Harriet Harman (should that be Harperson???) has said today that the next leader of the Labour Party should be a woman. Nothing particularly controversial in that you might think but she goes on to say that ALL the candidates should be women and that the men in the party can “jostle amongst themselves to be deputy”. She admits there are some men who would be great leaders but insists that only women should be considered for the role.
If I was one of those women I’d be up in arms against Harriet for wilfully trying to take away any sense of achievement and pride that I might have had should I have secured the leadership on my own merits! Any woman who gets the job now will always have it in the back of her mind “am I only here because I’ve got breasts and not balls?”; she may not phrase it quite like that but you get the point.
The same applies to the delicate little flowers who are offended if a man winks at them, wolf-whistles them or puts a hand on their lower back or shoulder. This may sound harsh but, if you don’t like it, say something to the person who has offended you, don’t say nothing at the time and then plaster your outrage all over Twitter or other social media. By doing this you are:
- Trivialising actual physical or sexual assault
- Putting yourself and other women into the role of ‘victim’ completely unnecessarily
- Creating a culture that separates men and women rather than integrates them
Feminists claim that they want women to be seen as strong and independent but by constantly bemoaning the fact that they are ‘offended’ by every little real or imagined slight they are achieving quite the opposite. Articles like this are being seen more and more often – women who have worn revealing clothing in whatever their profession may be and then claim that their industry is ‘sexist’. Surely there has to be some element of personal responsibility here? If you don’t want to wear a bikini, don’t wear one but then don’t complain that your earnings from sponsorship have dropped because promoters find the image of you in a full body wetsuit less marketable than pictures of you in a bikini. Try as we might, we cannot change other people’s ideas of what they find attractive.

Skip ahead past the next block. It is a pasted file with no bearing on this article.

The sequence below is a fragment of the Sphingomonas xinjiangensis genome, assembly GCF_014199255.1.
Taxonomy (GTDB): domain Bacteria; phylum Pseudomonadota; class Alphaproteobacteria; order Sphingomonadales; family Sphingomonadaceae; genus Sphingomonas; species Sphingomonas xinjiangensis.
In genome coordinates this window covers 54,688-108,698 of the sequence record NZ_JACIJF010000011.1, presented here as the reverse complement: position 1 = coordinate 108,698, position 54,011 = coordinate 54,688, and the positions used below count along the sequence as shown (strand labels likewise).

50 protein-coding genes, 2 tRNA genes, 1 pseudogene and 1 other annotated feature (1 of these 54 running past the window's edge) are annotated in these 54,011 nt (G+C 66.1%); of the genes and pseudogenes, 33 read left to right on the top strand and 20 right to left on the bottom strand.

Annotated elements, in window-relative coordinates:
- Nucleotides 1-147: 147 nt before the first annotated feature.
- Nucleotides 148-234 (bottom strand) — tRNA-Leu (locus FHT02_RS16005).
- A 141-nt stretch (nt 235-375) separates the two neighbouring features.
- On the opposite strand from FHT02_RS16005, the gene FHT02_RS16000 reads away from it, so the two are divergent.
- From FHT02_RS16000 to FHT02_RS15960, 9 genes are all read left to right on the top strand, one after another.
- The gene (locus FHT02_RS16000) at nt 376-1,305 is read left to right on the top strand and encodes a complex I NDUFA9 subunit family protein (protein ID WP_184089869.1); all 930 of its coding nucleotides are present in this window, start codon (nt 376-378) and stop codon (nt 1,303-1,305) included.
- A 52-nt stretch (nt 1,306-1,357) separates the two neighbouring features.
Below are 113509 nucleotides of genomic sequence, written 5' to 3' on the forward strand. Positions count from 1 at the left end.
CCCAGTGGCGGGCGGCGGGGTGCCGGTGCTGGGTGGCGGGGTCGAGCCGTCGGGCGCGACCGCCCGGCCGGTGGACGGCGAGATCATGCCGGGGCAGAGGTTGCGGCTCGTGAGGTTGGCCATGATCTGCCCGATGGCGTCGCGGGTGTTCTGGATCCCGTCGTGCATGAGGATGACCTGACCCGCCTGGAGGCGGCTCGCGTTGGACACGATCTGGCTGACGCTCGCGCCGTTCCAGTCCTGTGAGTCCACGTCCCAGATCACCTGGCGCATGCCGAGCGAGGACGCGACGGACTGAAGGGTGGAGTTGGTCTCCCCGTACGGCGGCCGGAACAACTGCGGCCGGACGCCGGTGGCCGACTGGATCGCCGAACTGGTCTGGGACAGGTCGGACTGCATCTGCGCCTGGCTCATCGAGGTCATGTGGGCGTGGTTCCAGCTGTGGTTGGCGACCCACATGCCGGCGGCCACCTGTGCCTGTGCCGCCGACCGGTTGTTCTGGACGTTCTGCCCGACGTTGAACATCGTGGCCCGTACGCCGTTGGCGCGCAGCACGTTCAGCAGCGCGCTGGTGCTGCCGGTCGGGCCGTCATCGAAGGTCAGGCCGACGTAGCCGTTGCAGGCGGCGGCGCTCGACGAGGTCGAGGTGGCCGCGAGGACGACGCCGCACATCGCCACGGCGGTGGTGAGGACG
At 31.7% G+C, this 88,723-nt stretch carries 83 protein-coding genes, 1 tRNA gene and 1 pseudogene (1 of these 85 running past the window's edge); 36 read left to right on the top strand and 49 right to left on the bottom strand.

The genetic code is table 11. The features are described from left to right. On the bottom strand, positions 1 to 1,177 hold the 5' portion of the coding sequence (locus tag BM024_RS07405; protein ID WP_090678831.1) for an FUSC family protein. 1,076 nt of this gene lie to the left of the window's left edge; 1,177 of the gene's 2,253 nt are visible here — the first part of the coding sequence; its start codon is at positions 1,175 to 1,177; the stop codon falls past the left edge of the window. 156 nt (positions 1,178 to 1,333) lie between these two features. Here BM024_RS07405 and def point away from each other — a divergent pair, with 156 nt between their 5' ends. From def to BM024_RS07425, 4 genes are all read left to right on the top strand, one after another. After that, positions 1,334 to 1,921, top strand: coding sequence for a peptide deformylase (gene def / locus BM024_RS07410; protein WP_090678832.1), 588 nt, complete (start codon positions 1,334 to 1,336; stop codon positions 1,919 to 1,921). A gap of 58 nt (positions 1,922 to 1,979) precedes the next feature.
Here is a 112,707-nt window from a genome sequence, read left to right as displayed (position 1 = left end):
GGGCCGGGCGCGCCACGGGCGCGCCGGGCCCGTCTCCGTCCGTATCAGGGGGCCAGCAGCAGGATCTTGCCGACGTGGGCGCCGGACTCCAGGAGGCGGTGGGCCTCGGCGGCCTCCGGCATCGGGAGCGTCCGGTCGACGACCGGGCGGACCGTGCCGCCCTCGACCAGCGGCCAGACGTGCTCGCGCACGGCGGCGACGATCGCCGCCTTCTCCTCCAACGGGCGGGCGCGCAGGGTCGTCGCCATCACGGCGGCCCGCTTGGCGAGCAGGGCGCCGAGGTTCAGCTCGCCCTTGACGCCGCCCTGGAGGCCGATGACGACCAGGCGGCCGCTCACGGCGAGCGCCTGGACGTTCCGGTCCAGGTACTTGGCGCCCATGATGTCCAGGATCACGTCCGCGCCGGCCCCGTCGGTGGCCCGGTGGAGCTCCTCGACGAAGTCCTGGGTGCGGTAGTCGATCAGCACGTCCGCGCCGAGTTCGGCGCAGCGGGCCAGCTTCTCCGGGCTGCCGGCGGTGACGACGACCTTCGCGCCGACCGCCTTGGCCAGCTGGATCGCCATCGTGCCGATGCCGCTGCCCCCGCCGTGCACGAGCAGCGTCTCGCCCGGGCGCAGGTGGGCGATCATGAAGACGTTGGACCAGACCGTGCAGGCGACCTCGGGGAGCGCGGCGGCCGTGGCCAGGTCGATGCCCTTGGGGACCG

A really strong woman doesn’t need other women to fight these little battles for her; if a man pats her on the backside and she doesn’t like it she’ll tell him so in a very loud voice and, if necessary, introduce him to the the sharpened side of her elbow! Men are just people, they are not the enemy and surely it’s better to work towards genuine equality through discourse rather than trying to force them into the subjugation that the original feminists fought so hard to liberate women from?